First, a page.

While one portion of the parkway has been completed and another is under constructiondespite several legal attempts by MCP opponents to halt its progress (the McIntire Road Extended [MRE]), the fate of the 250 Interchange is still in question. According to Colette Hall, a vocal opponent of the MCP, once and if MRE is built, the road will divert more cars to North Downtown, making traffic worse. “Park Street will always be a collector road,” she said.
Kavit shares the concern.
“What they may be trying to do is find other ways to get around backed-up traffic,” he said.
Yet, not everyone thinks the parkway will hurt the neighborhood. Local Realtor Bobby Montgomery believes it will be an asset for the heavily trafficked Park Street area.
“It’s going to get better,” said Montgomery, with Better Homes and Gardens-Real Estate III. “There are going to be fewer people on Park Street and Locust Avenue in my opinion and I think that is going to be beneficial to all those homes along the Park Street area.”
Montgomery also thinks that the imminent changes to Martha Jefferson will inevitably “enhance” the neighborhood.
With the recent move of the Martha Jefferson Hospital to Pantops, the historic district finds itself with a new tenant, the CFA Institute, which Montgomery sees as a critical and stable piece in the newly created puzzle.
“I am looking forward to it,” he said. “But again, it’s always conditional to what exactly they do. If they mess it up, then it will have a negative effect, but I don’t see that happening.”
For some residents, the arrival of a stable and successful corporate business has eased the fears of a commercial takeover that would dramatically alter the landscape.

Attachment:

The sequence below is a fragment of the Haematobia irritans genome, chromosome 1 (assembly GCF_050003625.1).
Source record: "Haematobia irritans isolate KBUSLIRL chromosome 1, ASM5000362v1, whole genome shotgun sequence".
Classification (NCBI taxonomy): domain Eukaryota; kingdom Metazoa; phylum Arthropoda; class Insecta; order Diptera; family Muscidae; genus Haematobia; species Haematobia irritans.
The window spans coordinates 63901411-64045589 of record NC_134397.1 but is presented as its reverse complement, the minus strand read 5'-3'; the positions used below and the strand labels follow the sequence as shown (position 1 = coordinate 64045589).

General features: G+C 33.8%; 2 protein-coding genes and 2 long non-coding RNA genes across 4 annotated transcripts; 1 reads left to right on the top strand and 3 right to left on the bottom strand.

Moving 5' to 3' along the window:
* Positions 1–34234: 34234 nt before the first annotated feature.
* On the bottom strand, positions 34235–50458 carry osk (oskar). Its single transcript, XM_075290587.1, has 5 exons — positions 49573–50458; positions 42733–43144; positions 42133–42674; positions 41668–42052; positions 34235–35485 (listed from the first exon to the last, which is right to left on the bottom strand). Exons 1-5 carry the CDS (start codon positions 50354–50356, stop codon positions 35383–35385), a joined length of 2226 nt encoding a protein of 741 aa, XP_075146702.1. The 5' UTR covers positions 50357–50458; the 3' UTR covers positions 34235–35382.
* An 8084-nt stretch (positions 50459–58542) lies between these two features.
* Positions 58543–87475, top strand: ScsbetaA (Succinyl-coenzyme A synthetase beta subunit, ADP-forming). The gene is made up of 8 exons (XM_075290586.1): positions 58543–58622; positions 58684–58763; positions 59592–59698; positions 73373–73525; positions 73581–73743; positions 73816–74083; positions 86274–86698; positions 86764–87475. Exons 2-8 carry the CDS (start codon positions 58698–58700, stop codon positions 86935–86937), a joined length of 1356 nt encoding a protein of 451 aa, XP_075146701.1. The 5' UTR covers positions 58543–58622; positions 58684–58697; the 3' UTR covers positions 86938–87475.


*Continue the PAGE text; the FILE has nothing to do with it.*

“We are assuming that it will be a positive change,” said Ellen Wagner, president of the Martha Jefferson Neighborhood Association (MJNA). “We think that traffic will actually be considerably less than the hospital was, with their shifts and number of employees.”
In fact, CFA said they will be able to accommodate more parking in the property’s existing footprint and add green space.
With parking issues addressed, the area can prepare itself for the final shift. “The real estate around there that Martha Jefferson Hospital owned has been sold or is being sold, so it’s going to become more of a residential as opposed to commercial area,” said Montgomery.
Wagner thinks that turning the offices back into residences would be the “most appropriate use for them.” She hopes to see the neighborhood continue to delicately mix its residential identity with the adjoining commercial corridor.
“There is a growing demand, as far as I can tell, for homes close to Downtown, and it really helps to encourage housing close to stores and businesses,” she said. “We would like to see that happen and preserve all the many historic homes and have them house families.”
However, Wagner said residents are not opposed to mixed-use developments as long as they are compatible with the neighborhood’s identity.“It can be a more vibrant commercial area without diminishing the quality of life of the people who have lived here for a long time,” she said.—Chiara Canzi